Championing Entrepreneurship, Content Type, Person | March 1, 2018
Many entrepreneurs and small business owners are masters at what they do, whether it’s creating amazing products or delivering great services to their clients and customers.
However, just as many struggle with the basics of bookkeeping. We get it – unless you have a background in accounting or finance, spreadsheets and financial reports are probably not your cup of tea.
Fortunately, we connected with Bob Wang, founder of bookkeeping service Legacy Advantage. This Futurpreneur-supported entrepreneur is committed to providing bookkeeping for small businesses and helping entrepreneurs keep their companies in the black.
Though I was born in China, I grew up in the Czech Republic. My parents had an opportunity to start a business there in 1989 and they jumped at this opportunity. In just 10 years, they built an import/export business that lifted us out of poverty.
Watching this made me want to build a business as well. They changed our family’s destiny and I decided I wanted to build a legacy as well. In fact, that desire was the inspiration for my company name—Legacy Advantage.
In 2001, we immigrated to Canada. I went to UBC and then worked at a “Big Four” accounting firm where I realized that people struggled to find bookkeepers that added value to their organization. This led me to found Legacy.
Our goal is to provide clients with trusted and competent bookkeeping services. We want to democratize knowledge and understanding of finance and accounting so that entrepreneurs gain insight into the process, even if they don’t have a finance background.
Legacy Advantage is a CPA firm that exclusively provides bookkeeping services. Our goal is to give entrepreneurs the peace of mind that comes from knowing that their bookkeeping is being capably handled.
We coach them through the process to give them a greater understanding of their own financials and offer them financial insights and analyses. Why? So they know where their business is at and can leverage those numbers to optimize their processes.
I believe we really found a high-demand niche. We have grown to $1M+ in sales in two years, and are on track to double that again in our third year.
I strongly believe that entrepreneurs are not well-supported with timely financial information. Entrepreneurs are smart, creative problem solvers — if they know what problems they need to solve. But most of the time, they are in the dark regarding their finances.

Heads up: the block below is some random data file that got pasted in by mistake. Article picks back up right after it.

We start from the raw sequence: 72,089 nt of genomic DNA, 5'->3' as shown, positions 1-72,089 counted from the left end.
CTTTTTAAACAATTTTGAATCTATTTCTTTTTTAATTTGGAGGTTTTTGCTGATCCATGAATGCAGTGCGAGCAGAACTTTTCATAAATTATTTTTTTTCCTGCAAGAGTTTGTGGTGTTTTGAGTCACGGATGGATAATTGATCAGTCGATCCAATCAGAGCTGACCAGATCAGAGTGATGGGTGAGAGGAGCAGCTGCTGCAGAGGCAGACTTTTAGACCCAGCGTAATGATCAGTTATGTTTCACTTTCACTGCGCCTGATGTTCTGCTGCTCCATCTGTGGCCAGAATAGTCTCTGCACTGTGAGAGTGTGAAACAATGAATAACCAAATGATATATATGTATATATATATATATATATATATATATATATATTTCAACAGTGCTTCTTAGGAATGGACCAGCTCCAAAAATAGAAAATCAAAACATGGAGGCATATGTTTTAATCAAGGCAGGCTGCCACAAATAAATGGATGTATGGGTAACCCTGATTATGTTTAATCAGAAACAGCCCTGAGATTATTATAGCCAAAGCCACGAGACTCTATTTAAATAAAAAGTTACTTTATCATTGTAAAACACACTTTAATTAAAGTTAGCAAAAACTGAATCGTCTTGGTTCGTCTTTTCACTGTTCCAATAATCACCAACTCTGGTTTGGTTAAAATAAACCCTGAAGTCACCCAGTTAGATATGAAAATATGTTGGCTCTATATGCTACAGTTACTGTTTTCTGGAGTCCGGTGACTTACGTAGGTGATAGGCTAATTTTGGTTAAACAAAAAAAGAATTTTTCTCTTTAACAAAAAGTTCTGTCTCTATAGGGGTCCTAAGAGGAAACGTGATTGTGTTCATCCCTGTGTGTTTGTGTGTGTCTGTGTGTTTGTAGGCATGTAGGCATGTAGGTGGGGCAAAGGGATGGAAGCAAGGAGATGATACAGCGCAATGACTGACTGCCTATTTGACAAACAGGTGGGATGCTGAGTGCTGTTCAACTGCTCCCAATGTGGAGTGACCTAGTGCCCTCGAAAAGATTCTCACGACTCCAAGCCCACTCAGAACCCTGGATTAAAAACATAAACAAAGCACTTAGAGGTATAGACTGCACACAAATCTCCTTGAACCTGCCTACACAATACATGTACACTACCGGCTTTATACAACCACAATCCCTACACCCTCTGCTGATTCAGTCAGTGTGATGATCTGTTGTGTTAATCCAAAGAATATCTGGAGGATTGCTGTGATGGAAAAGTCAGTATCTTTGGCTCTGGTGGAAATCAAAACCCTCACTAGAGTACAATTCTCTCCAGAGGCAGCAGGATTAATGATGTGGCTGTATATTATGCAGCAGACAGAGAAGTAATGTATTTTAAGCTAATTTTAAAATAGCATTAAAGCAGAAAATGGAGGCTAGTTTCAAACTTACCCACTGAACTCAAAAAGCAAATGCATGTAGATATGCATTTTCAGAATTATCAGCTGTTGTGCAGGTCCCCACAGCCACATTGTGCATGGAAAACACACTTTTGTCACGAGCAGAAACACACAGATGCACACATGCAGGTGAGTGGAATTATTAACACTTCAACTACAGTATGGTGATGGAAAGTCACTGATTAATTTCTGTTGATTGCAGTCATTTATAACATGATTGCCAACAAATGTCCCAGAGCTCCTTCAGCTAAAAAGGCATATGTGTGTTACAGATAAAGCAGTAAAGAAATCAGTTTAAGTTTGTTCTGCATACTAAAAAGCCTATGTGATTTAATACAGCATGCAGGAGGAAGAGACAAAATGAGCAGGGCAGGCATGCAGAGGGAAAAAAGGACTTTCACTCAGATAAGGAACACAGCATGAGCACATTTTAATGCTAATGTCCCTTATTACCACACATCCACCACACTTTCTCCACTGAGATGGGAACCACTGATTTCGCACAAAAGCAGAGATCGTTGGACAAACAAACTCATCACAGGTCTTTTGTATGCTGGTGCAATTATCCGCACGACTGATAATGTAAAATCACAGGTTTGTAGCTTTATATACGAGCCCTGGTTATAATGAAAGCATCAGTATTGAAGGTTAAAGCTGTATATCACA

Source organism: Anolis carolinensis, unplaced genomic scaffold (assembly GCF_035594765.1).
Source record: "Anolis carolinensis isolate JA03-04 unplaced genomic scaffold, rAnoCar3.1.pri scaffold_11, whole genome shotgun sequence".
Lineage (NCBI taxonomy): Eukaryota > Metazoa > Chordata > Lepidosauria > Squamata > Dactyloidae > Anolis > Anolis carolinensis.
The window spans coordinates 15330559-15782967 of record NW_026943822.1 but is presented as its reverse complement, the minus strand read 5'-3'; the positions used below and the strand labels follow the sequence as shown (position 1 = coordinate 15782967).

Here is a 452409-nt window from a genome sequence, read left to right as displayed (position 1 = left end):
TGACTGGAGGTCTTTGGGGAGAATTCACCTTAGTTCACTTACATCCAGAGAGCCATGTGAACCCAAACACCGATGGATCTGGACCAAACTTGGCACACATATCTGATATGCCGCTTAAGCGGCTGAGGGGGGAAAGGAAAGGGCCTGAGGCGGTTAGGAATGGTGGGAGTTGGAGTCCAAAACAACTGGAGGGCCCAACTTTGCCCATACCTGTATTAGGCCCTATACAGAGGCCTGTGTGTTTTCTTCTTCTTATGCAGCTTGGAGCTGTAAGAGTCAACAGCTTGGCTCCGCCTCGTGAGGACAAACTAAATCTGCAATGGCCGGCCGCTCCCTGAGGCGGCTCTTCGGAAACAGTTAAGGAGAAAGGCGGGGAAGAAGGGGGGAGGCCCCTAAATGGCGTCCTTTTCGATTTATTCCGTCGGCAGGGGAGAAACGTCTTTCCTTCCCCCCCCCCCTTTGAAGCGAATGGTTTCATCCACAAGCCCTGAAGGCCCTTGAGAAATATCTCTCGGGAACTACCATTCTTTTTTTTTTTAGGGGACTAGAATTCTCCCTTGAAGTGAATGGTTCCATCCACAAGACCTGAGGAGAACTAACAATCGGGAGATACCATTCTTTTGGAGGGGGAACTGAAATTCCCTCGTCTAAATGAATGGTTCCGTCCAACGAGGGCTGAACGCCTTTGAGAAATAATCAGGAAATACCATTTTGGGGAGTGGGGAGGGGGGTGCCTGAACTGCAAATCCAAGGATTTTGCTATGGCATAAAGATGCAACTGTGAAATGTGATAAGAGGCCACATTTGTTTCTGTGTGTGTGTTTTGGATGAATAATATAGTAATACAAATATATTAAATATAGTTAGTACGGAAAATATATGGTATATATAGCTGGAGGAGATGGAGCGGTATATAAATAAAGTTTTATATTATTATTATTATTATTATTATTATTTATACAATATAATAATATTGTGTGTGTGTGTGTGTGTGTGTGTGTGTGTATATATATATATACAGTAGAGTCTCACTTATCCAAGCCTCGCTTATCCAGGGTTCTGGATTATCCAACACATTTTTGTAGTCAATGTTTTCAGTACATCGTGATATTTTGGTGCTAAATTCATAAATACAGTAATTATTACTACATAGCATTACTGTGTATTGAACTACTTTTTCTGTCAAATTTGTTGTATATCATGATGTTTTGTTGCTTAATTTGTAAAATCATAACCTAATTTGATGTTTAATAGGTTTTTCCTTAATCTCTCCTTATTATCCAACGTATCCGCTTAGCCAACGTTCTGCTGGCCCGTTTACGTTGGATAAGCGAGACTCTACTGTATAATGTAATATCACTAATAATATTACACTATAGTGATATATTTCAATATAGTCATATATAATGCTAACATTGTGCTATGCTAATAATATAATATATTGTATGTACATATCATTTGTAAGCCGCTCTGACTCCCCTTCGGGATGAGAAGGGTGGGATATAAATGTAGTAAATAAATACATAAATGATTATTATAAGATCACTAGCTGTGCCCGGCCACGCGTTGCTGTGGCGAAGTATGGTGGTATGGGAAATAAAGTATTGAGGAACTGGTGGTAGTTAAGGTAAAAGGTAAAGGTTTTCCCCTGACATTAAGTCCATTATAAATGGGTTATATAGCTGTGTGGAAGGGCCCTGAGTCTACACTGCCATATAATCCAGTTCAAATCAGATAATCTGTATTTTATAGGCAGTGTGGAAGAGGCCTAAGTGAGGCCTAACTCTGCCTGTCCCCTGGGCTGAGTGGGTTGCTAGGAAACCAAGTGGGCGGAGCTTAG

Most don’t know their gross profits, KPIs or cash flow. Many don’t even know if each project or job they undertake is profitable. These are incredibly important pieces of information of which every entrepreneur needs to be aware. Having the right information at the right time would go a long way to helping entrepreneurs better manage their finances.
Entrepreneurs are passionate people. Many start a business because they want to focus on their craft, but they need to remember that they are running a business too. A very common mistake I see is that some entrepreneurs love doing what they do so much that they are willing to do it for free — sometimes they do! That’s why they struggle.
I have a good friend that is passionate about martial arts. He priced it so it would be accessible for anyone, but he hadn’t taken a look at the unit economics. In other words, he didn’t know whether or not he was making a profit off of each student. I took a look at his business model and realized that he was losing $100 EVERY TIME he held a class. That’s totally unsustainable.
When you’re starting a business, you must examine your business model to ensure that you’re making a good profit each time you do or sell X.
The best time to prepare for taxes was last year. The next best time is now. There are two components to a tax season. First is compliance. Filing taxes becomes super easy when your bookkeeping is in order. If it is, you just send your records to your accountant and you’re done. If you don’t have your books in order, you’re going to have to spend a lot of time doing catch up. It’s a huge pain. Try to prepare for next year’s tax season by having your bookkeeping in order.
The second component is tax planning. This comes into play when you have a corporation and you want to minimize your taxes paid. You can do this by setting up a holding company, family trust or hiring your family members to do some part-time work for you. When you go to see your accountant, ensure to ask him/her how to minimize your taxes.
The first thing, and the simplest thing is to separate business expenses from personal expenses. Set up a new set of bank accounts and credit cards just for your business. Next, demand to see a “Profit and Loss” statement every month and actually take a look. This takes discipline, but it’s tremendously valuable because you’ll actually be able to see how your business is performing.
Bookkeeping sounds incredibly boring and you’ll be tempted to push it to the side and keep working on your business. But sometimes, the most boring things are the most fundamental. You don’t have to do bookkeeping every day, but you can’t forget about it. You can’t drive blind, and you can’t run a business that way either. At the very least, make sure to receive and review your financial statements every month.
Written by: Jasmine Williams, Social Media and Content Specialist, Futurpreneur Canada